Remark 3. . Recall that the map $x\mapsto c(x)$ determines the location of the center tangent to $y=x^n$ at the point $(x,x^n)$. Its radius is $r(x)$. The plot of the $(c, r)$ curve $\newcommand{\bR}{\mathbb{R}}$ $$ [0,1]\ni x\mapsto \big(\; c(x), r(x)\;\big)\in\bR^2, $$ is very revealing. Below we depict the case $n=10$.

enter image description here

The location of the center is tracked on the horizontal axis. As the center moves along the diagonal from $(0,0)$ to $(1,1)$ we notice various "phase transitions" or bifurcations. Imagine a vertical line moving from left to right in the above figure and keep track of the number of points of intersection with the $(c,r)$ curve.

Depending on the location of the center, there are typically, either one, or three circles tangent to $y=x^n$. To detect $r_{\max}$ we need to keep track of the smallest of these circles. In the above plot this means looking only at the bottom triangle of the $(c,r)$-curve. The altitude of the top vertex of this triangle is $r_\max$.

In any case, the above figure suggests that the function $$ y\mapsto \min_{x\in[0,1]} F_n(x,y) $$ is rather regular.

There exist numbers $y_{\min}<y_{\max}$ in $(0,1)$ so that for $y\in[0,1]\setminus [y_{\min},y_{\max}]$ there exists only one circle centered at $(y,y)$ and tangent to the boundary of the region. $\newcommand{\pa}{\partial}$

As $y$ crosses $y_{\min}$ increasingly the equation $$ \pa_x F_n(x,y)=0 $$ undergoes a qualitative change: it goes from having one solution to having three solutions. It is a "birth" process.

As $y$ crosses $y_{\max}$ increasingly, the above equation goes from having three solutions to having one solution. It is a "death" process.

The points $y_{\min}$ and $y_{\max}$ are determined by solving the nonlinear system $$ \pa_x F_n(x,y)=\pa^2_{xx}F_n(x,y)=0, $$ i.e., $$ nx^{2n-1}-nx^{n-1}y+x-y=0,\;\;n(2n-1)x^{2n-2}+n(n-1)x^{n-2}y+1=0. $$ I believe that for $n$ large this system has three solutions $$ (x_{\min},y_{\min}),\;\;(x_*,y_*),\;\;(x_{\max},y_{\max}), $$ $$ y_{\min}<y_*<y_{\max}. $$ The center of the larges inscribed circle is located $(y_*,y_*)$ and its radius is $$ r_{\max}=r(x_*). $$ The number of solutions of the system is the number of roots in $(0,1)$ of the equation $$ (2n-1)x^{2n-2}+(n-1)x^{n-2}c(x)+\frac{1}{n}=0. $$ This reduces to a polynomial equation. Theoretically, the number of solutions of a real polynomial equation in a given interval can be determined using the classical Sturm theorem.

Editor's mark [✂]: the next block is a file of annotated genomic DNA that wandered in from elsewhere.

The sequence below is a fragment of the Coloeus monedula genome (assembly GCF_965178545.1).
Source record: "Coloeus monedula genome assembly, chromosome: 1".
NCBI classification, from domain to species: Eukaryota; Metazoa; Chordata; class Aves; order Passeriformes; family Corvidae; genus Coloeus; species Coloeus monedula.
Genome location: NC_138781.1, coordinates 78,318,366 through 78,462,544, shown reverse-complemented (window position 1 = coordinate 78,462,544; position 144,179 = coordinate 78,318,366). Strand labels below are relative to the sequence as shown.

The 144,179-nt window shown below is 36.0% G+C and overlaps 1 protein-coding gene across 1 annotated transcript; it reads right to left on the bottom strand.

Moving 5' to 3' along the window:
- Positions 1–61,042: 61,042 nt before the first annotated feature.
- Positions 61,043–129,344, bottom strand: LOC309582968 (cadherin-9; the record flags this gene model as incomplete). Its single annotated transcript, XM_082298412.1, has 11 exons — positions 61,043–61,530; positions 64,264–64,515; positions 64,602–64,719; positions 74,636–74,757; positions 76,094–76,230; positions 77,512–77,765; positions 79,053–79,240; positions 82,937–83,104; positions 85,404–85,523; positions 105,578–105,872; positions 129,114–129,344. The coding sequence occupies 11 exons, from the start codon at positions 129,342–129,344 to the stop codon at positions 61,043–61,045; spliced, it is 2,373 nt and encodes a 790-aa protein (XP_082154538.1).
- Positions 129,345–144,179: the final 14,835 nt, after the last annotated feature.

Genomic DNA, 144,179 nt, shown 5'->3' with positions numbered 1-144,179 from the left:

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  • $\begingroup$ Thanks. But what if I'm searching for $r_{\max}$? That is, the maximum circle incribed. $\endgroup$ – ksoriano Apr 20 at 3:41
  • $\begingroup$ I've added a remark about $r_{\max}$. $\endgroup$ – Liviu Nicolaescu Apr 20 at 10:24
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If the curves constitute to a function and its inverse, as is the case in your example, then you have to check pairs of points $p:=(x_a,f(x_a)),\ q:=(x_b,f^{-1}(x_b))=(f(x_a),x_a)$, so that:
$$\frac{d}{dx}f(x_a)=1=\frac{d}{dx}f^{-1}(x_b)\quad \wedge\quad \frac{f^{-1}(x_b)-f(x_a)}{x_b-x_a}=-1$$ if, as is the case in your example, the region defined by the two curves is also convex, that pair of points is unique and thus $(p,q)$ marks a diameter of the largest contained circle and thus $p=((\frac{1}{n})^\frac{1}{n-1},(\frac{1}{n})^{\frac{n}{n-1}}),\ q=((\frac{1}{n})^{\frac{n}{n-1}},(\frac{1}{n})^\frac{1}{n-1})$ define the pair of points in which the largest contained circle touches both curves; the diameter equals the distance of $p$ and $q$

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  • $\begingroup$ for n=10 it fails. $\endgroup$ – ksoriano Apr 20 at 4:23
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    $\begingroup$ Yes, I added a similar answer before noticing that while I was writing it this one was already posted. But it is possible that the largest circle has four contact points with the two curves rather than contacting it only at the two points of a diameter, and when this happens the solution is more complicated. $\endgroup$ – David Eppstein Apr 20 at 4:35
  • $\begingroup$ @DavidEppstein yes, I completely missed the check for the curvature in the contact points; I'll leave my answer as an instructive example of how important careful analysis is... $\endgroup$ – Manfred Weis Apr 20 at 5:15